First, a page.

Govt eyes sugar import tax to aid farmers, mills4 min read . Updated: 16 Apr 2010, 01:28 PM IST
Govt eyes sugar import tax to aid farmers, mills
Govt eyes sugar import tax to aid farmers, mills
The government could slap an import tax on sugar before the start of its 2010-11 season in October, to protect farmers and millers from a flood of foreign supplies as global prices crash and the rupee hovers at a 19-month peak.
A tax by the world’s top sugar consumer would discourage the imports India needs to build up stocks and put more pressure on New York raw sugar futures, which crashed to an 11-month low in April from a 29-year peak two months ago.
India’s sugar cycle is also set to flip to a surplus, from the sharp deficit that boosted New York prices, as farmers have planted more cane in response to higher prices last year.
“The government will certainly impose a duty on imports," said Veeresh Hiremath, a senior analyst with commodity brokerage Karvy Comtrade. “But it will not do anything in a hurry."
Last year India permitted duty-free sugar imports and set limits on stocks as output fell sharply and prices soared. Now, millers want the government to prop up falling prices.
“The cane price was very high this year, and so was the production cost, said Ashok Jain, president of the Bombay Sugar Merchants Association (BSMA), referring to the crop year that began in October 2009.
“It was around Rs28 to Rs29," he added, citing a figure equivalent to about 63 to 65 US cents per kg.
“Now millers are putting pressure on the government to stabilise falling prices."
In the changed market situation, millers and industry officials said, unfettered sugar imports could cut domestic prices to a level where sugar makers would suffer losses and default on payments to farmers.
“They should impose an import duty to protect the farmers," said M Manickam, managing director at Sakthi Sugars, who said millers were fighting to retain their margins.
A broker based in western Maharashtra, the country’s top sugar-producing state, said imports would land on Indian shores at well below the domestic cost of production if prices stay at current levels.
“The international market is testing new support levels every day. The rupee is also strengthening. In the second half of the year the landed cost of imported sugar would be around Rs21 to 22," said the broker, who deals mainly in raw sugar.
The rupee soared to a 19-month high this week, rising from a record low of 52.20 against the dollar in March 2009 to 44.43 on Friday, buoyed by a flow of $4.7 billion into Indian share markets in March.
Sugar imports into India may be even cheaper in future, as a Reuters poll forecasts a further rise of the rupee.
“If cheap imported sugar keeps coming into the market prices will fall further," Jain said.
The price of sugar in Maharashtra has fallen by about a third to Rs2,700 per 100 kg since hitting a record high of Rs3,972.3 on 7 January.
With two-thirds of India’s population of more than a billion living in villages and forming a powerful voting block, the government tries to balance the interests of consumers and farmers.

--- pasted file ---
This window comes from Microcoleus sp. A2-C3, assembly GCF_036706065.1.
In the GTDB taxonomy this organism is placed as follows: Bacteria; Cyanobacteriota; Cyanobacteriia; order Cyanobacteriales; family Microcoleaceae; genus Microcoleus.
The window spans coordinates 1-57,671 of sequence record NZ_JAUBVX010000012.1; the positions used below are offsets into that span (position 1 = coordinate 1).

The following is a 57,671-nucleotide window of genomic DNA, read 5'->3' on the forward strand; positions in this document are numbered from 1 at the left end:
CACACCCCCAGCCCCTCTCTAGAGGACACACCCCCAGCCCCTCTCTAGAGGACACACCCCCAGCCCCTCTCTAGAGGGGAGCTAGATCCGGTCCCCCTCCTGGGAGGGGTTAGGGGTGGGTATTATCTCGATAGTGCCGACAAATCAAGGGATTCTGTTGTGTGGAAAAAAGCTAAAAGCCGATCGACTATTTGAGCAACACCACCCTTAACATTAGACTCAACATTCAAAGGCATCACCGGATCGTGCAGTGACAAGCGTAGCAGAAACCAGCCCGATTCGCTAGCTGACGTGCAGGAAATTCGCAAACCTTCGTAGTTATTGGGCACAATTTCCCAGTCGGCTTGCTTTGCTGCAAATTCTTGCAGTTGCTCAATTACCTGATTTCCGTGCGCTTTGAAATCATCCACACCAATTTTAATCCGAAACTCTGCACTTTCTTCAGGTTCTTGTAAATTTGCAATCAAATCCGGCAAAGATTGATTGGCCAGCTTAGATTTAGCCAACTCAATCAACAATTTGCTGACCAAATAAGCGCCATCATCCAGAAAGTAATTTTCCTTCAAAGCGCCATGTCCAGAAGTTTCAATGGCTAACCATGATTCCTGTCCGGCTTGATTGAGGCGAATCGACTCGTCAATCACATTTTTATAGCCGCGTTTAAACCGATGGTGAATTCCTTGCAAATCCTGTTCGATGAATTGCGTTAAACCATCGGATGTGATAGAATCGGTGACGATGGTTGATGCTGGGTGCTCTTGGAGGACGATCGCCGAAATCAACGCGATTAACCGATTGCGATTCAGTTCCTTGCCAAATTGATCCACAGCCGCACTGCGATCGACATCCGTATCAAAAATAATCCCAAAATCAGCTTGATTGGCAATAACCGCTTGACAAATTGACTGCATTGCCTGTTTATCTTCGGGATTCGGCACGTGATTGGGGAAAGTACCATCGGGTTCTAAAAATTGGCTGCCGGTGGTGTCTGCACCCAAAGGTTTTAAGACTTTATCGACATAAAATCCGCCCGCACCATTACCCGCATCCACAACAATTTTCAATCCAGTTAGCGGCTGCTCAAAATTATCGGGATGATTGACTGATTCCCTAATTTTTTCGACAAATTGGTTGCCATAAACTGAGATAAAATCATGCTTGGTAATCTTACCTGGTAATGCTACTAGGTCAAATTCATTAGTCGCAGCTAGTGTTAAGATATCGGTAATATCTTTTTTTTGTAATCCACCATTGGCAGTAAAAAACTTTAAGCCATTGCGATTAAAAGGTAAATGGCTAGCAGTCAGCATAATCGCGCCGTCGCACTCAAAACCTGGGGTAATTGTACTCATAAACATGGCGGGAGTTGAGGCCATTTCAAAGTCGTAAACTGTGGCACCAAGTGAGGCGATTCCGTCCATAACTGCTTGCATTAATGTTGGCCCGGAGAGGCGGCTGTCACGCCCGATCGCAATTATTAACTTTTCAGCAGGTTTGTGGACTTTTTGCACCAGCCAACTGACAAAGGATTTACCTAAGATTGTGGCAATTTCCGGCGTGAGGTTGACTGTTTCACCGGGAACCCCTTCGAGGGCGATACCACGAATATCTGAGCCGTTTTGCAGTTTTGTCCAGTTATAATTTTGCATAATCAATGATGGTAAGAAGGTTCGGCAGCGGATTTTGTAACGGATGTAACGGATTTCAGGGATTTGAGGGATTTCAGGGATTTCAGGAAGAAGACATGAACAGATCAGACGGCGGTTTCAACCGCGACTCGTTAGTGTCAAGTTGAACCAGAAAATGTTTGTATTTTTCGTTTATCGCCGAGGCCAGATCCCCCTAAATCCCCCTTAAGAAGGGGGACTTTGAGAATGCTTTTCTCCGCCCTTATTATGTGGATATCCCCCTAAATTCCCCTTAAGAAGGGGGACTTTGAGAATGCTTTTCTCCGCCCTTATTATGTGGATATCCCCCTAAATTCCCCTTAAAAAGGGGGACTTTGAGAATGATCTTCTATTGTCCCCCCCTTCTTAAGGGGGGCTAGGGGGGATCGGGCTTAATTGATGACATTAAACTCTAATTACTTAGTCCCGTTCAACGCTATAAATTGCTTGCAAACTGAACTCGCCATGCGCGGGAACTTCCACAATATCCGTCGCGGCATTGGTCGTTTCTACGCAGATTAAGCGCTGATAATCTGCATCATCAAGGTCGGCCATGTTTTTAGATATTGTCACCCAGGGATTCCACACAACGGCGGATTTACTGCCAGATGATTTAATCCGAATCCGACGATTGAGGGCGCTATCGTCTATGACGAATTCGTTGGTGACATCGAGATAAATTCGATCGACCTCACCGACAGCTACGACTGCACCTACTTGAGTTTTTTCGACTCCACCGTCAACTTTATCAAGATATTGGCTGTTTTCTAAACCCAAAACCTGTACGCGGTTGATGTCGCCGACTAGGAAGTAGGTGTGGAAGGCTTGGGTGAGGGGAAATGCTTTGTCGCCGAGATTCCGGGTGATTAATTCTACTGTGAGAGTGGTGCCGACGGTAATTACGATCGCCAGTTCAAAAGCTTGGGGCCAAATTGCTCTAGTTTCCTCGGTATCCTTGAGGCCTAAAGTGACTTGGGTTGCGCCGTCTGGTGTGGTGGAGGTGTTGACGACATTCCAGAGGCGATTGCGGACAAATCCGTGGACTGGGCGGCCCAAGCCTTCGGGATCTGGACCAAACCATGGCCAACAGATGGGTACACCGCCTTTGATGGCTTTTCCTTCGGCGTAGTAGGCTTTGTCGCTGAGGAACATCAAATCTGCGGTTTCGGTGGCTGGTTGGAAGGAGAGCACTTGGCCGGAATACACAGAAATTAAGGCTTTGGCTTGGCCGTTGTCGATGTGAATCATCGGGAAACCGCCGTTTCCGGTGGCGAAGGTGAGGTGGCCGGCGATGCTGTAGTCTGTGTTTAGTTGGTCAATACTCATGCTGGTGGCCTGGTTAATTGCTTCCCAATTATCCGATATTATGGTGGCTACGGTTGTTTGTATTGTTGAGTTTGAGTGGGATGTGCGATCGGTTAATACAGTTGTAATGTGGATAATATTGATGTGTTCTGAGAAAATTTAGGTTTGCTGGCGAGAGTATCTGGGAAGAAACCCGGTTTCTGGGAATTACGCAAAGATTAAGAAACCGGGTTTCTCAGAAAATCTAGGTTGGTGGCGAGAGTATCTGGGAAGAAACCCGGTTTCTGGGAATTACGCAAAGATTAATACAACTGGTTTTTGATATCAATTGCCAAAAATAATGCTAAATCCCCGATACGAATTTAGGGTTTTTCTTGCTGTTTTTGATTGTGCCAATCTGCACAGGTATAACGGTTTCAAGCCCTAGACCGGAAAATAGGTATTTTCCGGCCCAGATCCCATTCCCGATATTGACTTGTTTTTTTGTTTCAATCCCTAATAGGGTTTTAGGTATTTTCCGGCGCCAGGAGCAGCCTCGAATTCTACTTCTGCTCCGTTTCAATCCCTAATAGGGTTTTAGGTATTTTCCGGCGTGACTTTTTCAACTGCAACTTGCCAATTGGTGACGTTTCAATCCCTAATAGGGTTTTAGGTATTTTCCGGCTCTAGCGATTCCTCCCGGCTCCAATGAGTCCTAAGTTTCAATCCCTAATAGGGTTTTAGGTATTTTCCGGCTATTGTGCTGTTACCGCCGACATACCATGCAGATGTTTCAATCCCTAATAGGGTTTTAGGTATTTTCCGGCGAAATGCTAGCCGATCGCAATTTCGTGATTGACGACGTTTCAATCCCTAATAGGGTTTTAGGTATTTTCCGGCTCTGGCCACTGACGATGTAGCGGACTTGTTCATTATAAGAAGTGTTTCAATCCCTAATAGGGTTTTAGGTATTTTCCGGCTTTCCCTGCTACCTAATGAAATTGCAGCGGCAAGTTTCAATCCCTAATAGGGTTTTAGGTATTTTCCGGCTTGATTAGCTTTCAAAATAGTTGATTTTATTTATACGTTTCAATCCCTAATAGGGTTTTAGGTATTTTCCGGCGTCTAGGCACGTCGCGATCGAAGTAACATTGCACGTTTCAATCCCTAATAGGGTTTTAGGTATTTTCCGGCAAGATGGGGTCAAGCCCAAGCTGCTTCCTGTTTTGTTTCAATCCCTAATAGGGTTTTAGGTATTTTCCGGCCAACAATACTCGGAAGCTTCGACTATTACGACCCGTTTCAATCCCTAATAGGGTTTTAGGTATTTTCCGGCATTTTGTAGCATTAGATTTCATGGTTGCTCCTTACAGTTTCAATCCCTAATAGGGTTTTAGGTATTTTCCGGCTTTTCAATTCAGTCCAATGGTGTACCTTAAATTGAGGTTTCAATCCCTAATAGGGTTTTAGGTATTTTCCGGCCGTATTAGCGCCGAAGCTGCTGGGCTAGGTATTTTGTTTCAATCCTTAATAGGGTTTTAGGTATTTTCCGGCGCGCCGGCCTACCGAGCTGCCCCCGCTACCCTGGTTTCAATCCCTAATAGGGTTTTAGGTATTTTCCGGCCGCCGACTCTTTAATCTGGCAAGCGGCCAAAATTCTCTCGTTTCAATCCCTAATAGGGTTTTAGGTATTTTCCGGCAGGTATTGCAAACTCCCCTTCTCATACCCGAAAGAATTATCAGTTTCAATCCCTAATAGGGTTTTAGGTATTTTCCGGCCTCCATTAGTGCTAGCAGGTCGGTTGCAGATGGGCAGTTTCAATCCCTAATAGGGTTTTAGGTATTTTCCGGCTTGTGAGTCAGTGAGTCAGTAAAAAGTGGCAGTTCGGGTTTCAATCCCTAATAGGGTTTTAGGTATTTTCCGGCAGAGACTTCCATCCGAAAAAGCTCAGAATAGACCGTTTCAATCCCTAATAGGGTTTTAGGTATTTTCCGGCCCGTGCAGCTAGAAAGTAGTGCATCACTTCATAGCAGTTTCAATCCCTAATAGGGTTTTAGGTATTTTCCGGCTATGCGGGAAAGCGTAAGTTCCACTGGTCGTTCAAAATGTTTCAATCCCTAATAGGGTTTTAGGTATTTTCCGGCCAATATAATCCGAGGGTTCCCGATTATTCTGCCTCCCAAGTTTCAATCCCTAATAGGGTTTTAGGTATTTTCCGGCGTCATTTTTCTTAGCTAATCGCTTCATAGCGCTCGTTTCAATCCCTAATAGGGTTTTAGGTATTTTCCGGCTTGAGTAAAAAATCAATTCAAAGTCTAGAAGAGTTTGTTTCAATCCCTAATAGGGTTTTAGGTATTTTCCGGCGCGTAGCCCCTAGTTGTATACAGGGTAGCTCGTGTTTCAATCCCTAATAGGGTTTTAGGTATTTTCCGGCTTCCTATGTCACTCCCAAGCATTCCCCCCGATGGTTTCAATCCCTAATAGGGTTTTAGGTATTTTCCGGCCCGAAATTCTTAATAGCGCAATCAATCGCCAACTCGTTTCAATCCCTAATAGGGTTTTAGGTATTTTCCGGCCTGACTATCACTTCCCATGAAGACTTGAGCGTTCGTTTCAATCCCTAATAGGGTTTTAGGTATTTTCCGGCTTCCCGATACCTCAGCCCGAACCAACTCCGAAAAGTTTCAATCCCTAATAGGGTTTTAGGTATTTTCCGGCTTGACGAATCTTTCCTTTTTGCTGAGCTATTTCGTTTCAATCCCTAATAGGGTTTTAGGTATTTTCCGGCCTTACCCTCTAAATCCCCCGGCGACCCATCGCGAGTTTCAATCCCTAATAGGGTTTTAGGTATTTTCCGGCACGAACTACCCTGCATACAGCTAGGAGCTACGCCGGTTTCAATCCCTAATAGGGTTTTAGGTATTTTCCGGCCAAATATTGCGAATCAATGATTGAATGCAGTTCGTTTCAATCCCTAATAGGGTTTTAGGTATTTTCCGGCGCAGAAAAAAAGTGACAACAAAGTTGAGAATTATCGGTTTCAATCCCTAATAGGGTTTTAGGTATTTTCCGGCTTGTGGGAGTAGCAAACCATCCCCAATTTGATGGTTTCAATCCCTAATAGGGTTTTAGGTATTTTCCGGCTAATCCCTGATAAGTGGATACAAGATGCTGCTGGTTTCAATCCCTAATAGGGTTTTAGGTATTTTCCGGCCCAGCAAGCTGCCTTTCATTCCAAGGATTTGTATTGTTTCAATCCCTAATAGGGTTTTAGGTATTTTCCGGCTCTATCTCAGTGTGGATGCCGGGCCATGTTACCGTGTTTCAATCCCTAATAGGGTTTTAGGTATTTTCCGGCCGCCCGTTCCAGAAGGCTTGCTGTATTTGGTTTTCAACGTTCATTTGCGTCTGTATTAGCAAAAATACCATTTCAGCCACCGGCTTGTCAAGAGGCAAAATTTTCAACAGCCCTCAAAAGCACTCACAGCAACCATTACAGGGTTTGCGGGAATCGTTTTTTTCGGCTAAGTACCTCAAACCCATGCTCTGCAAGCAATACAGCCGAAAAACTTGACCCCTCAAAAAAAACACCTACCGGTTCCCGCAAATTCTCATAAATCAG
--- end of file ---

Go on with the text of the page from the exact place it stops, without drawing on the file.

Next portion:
Farmers helped Prime Minister Manmohan Singh’s government win two consecutive elections, but extracted a high price by launching protests over lower cane prices offered by millers.
Farmers in northern India, who had set on fire imports of raw sugar and forced Uttar Pradesh state to ban processing of raws, will fiercely resist lower cane rates but mills need to cut costs in step with sinking sugar prices.
Amid a supply glut in 2007-08, New Delhi had subsidised sugar exports to assist farmers, and Maharashtra state offered a subsidy to help millers pay farmers.
Farmers are aggressively seeking higher cane prices but millers cannot afford rises if sugar prices are low.
“It is difficult for the government to balance between farmers and consumers. It will not allow prices to rise sharply and at the same time will not allow them to fall significantly," said Mukesh Kuvadia, secretary of the BSMA.
India’s 2009-10 sugar output of 18.0 million to 18.5 million tonnes would still fall short of domestic demand of 23 million, but a much larger crop is expected in the coming year.
“Now we need fewer imports than we thought. So there is nothing wrong in imposing an import duty," a senior industry official from Maharashtra said.
“Despite a duty, say about 30 to 40%, imports would be viable."
Kuvadia said imports were needed to rebuild stockpiles.
India should enter the 2010-11 sugar year with opening stocks of 3 million tonnes if domestic output tops 17 million in 2009-10, an official of the Maharashtra State Cooperative Sugar Factories Federation said.
“In 2010-11, I am expecting sugar production of more than 22 million tonnes," said Prakash Naiknavare, managing director of the body.
The 2010 monsoon forecast and the start of rains that water crops in a landscape parched by a hot summer will also play a key role in deciding when the levy takes effect, said Ashwini Bansod, a senior analyst at MF Global Commodities India.
“Everyone is looking towards the monsoon this year. The government will watch its initial progress and its spread. And then only, I think, they will take a decision on the duty," Bansod added.
Monsoon rains in South Asia are expected to be normal this year, a top Indian weather official has said, raising hopes for lower inflation and a rebound in the output of cane, soybean and rice after drought last year.